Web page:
Rusk, Meir Meeting on Israeli Objections to the Johnson Plan

(September 26, 1962)


This is a telegram from Secretary of State Rusk to the Department of State reporting on a Rusk-Golda Meir meeting on Israeli objections to the Johnson Plan.


Secto 22. Johnson Mission. Following based on uncleared memcon of Secretary's talk with Israeli FonMin Meir today (other aspects of talk inconsequential):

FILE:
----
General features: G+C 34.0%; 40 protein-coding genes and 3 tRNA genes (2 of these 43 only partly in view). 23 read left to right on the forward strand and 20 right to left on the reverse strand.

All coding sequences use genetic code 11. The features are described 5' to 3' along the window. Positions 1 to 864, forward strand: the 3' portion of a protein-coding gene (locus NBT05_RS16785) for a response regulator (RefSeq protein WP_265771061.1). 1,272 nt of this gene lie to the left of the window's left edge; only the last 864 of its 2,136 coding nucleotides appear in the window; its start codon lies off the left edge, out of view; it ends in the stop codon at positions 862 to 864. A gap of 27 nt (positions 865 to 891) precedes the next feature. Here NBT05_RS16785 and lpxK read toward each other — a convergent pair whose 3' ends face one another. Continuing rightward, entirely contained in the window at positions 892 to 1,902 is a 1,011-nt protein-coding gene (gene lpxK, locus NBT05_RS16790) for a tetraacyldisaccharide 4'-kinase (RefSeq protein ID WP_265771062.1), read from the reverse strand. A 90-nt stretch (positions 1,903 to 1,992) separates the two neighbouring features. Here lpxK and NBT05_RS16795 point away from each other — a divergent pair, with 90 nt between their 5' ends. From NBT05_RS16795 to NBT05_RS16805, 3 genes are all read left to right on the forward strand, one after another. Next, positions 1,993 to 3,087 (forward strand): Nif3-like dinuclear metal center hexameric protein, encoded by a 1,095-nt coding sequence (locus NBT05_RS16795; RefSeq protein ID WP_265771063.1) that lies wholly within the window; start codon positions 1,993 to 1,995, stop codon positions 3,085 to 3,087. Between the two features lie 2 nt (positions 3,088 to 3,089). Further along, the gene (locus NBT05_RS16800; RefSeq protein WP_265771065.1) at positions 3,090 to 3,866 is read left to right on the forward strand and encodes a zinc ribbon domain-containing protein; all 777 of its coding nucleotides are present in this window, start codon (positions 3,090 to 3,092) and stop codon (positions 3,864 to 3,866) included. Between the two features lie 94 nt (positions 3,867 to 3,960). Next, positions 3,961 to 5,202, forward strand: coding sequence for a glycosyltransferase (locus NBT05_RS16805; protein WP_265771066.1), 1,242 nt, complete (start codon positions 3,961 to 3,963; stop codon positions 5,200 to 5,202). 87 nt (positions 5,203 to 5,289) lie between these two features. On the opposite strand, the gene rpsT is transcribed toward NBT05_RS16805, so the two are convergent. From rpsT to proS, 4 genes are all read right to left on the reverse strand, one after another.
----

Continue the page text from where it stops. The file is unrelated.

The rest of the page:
1. Mrs. Meir said from first she and other Israeli officials had made no secret of their belief it impossible make any real progress on refugee question at this time. Last year when Ben Gurion had discussed matter with President, former had said Israel willing to go along with attempt repatriation and resettlement but did not expect any results. Johnson had undertaken impossible mission. Arabs and Israelis agreed on one thing, i.e., question of refugees could not be separated from overall question of Arab-Israel relations. She had told Hadassah Convention in Pittsburgh recently that until Arabs agreed to negotiate with Israel, there is only one problem, i.e., how Arabs can be brought to acquiesce in Israel's existence. Once negotiations start, then question of Arab refugees, Jordan water and others can perhaps be settled.